Your message has been sent. We will contact you shortly if your message requires a response.
Hip dysplasia is the abnormal development or degeneration of the hip joint due to an abnormal pelvis or femur size or shape. The problem frequently coincides with Osteoarthritis. Most often, pet owners don’t notice the subtle differences in their pet’s hips because they appear normal, while internally, they develop differently.
Being one of the most common skeletal diseases among dogs, hip dysplasia usually affects large and giant breeds. Though it is less common in cats, hip dysplasia is more common among Persian cats and Maine Coons. It can affect both male and female and is believed to be a genetically inherited disease. For this reason, we do not recommend breeding pets that have been positively diagnosed with hip dysplasia, nor do we recommend breeding any parent whose offspring has received a positive diagnosis, as the disease is likely to reoccur within each litter. Many responsible breeders will have their breeding animals certified by a veterinarian against hip dysplasia before breeding them, so look for this if you are considering adopting a puppy in which this condition is common. Labrador Retrievers, Golden Retrievers, Great Danes, and other large and giant breed dogs are particularly at risk.
Symptoms of hip dysplasia:
• Bunny hops when running or climbing stairs.
• Clicking noise coming from hips during movement.
• Narrow stance of hind legs.
• Hip area is sensitive to touch.
• Reluctant to get up.
• Scoots across floors.
• Stiffness when standing up from a resting position, or increased stiffness in the morning and after naps.
• Sways when walking.
• Walks with a limp.
Pets that grow at a rapid pace or are of predisposed breeds are at an increased risk for hip dysplasia. We would like owners to pay special attention to these pets, especially during their early and elderly years.
How is hip dysplasia diagnosed?
If you suspect your pet might have hip dysplasia, you should first schedule an evaluation with our veterinarians. During the exam, the veterinarian will perform a comprehensive physical examination and orthopedic evaluation. X-rays are also performed to accurately diagnose the disease. An exact diagnosis requires precise positioning of the hips, so most dogs will require a light sedation to allow us to position them properly without causing any stress or discomfort.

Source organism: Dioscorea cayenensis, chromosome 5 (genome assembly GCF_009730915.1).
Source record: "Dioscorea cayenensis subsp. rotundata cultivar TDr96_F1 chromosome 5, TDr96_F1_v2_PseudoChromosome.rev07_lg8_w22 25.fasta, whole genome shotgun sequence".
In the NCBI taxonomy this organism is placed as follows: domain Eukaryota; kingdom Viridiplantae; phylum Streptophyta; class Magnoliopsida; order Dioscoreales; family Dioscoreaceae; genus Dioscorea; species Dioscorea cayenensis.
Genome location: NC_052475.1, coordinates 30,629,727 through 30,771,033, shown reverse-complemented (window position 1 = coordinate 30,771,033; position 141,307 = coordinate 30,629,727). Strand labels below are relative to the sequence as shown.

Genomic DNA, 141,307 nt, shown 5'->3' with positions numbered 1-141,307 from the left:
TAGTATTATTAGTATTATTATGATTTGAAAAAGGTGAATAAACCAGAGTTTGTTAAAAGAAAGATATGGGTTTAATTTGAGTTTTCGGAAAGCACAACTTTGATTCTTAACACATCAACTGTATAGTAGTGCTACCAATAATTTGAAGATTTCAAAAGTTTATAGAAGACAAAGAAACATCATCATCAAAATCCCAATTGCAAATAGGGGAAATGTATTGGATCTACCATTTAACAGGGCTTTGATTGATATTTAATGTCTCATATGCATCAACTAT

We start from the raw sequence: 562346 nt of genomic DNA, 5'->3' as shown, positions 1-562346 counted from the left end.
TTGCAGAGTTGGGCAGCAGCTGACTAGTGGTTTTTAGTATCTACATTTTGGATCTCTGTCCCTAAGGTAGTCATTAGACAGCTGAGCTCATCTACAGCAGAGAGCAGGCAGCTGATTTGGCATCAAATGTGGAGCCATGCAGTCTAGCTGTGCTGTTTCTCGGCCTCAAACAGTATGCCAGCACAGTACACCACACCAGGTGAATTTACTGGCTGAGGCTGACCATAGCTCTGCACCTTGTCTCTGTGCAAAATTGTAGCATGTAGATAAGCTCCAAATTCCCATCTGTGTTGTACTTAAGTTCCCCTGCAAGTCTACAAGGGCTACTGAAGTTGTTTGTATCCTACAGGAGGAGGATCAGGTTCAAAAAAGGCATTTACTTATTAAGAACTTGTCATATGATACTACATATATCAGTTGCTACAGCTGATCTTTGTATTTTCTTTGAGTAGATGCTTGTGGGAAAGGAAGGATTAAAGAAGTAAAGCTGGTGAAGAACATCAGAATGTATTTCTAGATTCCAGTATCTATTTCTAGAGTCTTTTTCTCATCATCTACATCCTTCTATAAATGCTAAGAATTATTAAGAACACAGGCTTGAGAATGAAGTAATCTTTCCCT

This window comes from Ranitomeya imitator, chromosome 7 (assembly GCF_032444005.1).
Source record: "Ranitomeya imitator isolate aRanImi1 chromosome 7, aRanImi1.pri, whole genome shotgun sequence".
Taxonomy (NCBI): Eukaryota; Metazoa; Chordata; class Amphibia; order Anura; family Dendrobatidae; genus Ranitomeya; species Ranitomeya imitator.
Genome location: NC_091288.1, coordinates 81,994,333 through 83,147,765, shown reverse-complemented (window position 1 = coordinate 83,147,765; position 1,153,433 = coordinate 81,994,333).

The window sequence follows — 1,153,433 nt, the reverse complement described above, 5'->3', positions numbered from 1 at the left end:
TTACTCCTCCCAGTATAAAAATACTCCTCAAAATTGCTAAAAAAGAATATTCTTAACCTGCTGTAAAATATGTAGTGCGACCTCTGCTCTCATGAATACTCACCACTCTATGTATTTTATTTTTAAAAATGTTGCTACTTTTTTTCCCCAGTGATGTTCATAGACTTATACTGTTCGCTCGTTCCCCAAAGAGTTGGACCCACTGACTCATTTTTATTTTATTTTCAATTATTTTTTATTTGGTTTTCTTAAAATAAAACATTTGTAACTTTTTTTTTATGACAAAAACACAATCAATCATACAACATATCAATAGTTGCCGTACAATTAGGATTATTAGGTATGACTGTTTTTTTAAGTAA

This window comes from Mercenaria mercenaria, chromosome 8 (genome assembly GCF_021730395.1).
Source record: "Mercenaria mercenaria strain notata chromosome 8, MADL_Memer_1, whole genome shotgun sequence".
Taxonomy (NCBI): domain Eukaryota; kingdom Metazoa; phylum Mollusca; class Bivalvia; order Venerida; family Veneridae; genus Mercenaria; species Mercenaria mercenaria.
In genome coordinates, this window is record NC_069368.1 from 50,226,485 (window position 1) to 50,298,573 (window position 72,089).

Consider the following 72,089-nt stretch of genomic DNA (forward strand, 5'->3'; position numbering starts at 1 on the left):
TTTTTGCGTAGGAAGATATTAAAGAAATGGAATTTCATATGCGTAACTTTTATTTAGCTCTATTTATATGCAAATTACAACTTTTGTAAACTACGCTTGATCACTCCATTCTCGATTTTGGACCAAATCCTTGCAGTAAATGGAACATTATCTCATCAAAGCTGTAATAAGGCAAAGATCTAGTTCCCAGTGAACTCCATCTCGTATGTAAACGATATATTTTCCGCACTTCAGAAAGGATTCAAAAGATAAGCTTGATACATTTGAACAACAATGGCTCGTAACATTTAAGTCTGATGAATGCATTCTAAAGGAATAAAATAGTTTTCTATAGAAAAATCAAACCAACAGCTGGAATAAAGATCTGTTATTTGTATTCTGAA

After a positive diagnosis, the veterinarian will discuss appropriate treatment options with you. While hip dysplasia is not curable, there are surgical and non-surgical treatment methods that can help reduce patient discomfort and improve quality of life.
Treating hip dysplasia
Both surgical and non-surgical treatment methods for hip dysplasia are intended to lessen the discomfort caused by hip dysplasia.
Non-surgical: Some non-surgical treatment options include weight management, nutritional supplements, and anti-inflammatories. Often, obese hip dysplasia sufferers have increased pressure placed on their joints due to excess weight. After restricting food and implementing light exercise, weight loss can reduce the burden placed on the joints, allowing some relief. Our veterinarians can recommend supplements to help a dog’s cartilage and relieve pain, and prescribe anti-inflammatories and pain medications if needed. Your pet will require regular check-up exams to monitor their weight, level of comfort, and response to medications.
Surgical: There are several femur and hip modification surgeries that can be recommended for severe cases of hip dysplasia, including femoral head and neck ostectomy or even a total hip replacement. Our veterinarians can consult with you on whether these options may be best in your dog’s particular case.
If you have any questions about hip dysplasia or the various treatments we offer, please contact our office.